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Stopping Car Bombs in Iraq

Believe it or not, my father is the leading medical researcher on intestinal gas (which has earned him the moniker the “King of Farts” — see here, and here). Two of his fart-sniffing employees recently earned the honor of “worst job in science” in Popular Science magazine for their efforts on his behalf.

Which I suppose makes him a rogue physician.

But, that is not the point of this post. Anyway, he has good ideas on lots of topics, not just gas. We got to talking about the current situation in Iraq and he made the point that we should have some technology for figuring out which cars are loaded with car bombs.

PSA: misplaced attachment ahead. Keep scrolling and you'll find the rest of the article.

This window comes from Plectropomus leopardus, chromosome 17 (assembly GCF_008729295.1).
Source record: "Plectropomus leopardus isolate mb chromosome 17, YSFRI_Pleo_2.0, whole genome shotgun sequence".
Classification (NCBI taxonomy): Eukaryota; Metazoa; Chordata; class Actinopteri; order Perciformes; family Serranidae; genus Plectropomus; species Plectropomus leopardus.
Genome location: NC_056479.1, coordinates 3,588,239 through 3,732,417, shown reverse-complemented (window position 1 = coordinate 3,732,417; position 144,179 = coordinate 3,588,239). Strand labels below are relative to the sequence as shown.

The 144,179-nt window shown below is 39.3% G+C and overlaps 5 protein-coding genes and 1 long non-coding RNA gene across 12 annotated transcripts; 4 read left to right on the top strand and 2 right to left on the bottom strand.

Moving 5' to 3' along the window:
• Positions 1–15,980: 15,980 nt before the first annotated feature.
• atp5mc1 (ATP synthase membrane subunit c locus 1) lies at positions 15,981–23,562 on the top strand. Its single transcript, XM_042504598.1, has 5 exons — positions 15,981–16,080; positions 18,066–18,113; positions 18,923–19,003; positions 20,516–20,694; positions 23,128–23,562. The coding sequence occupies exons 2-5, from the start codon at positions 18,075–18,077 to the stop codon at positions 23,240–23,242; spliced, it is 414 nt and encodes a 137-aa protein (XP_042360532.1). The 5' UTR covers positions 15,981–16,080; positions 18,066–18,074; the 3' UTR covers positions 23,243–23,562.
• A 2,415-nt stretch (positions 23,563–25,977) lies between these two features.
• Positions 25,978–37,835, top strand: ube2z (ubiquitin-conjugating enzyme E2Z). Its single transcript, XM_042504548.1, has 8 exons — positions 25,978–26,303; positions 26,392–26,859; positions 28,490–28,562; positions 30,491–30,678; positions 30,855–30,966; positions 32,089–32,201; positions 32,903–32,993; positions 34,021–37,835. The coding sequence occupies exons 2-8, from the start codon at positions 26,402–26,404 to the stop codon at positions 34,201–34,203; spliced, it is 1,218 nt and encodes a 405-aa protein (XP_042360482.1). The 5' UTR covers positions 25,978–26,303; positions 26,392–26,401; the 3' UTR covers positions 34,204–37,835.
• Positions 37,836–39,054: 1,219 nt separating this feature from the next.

So let me throw some questions out to those who are knowledgeable in this area:

1) How much explosive is in these cars they are using to blow things up? Are these cars packed full of explosives? How much would the explosives weigh relative to the natural weight of the car? Would a car packed with explosives have a much higher density/weight per wheel than the typical vehicle?

2) Are there existing technologies for measuring the density of an object at a distance that could be used to remotely detect these vehicles?

3) Could we use sensors in the road to pick up indicators of vehicles with lots of weight per wheel?

4) Are there visual clues, like the weight of the explosives making the vehicles ride really low?

5) Any other great ideas for how to identify car bombs from a distance?

If the readers of this blog show half as much talent on this topic as they did on searching out the origin of the term “Chicago Black Sox,” we may save some lives in Iraq.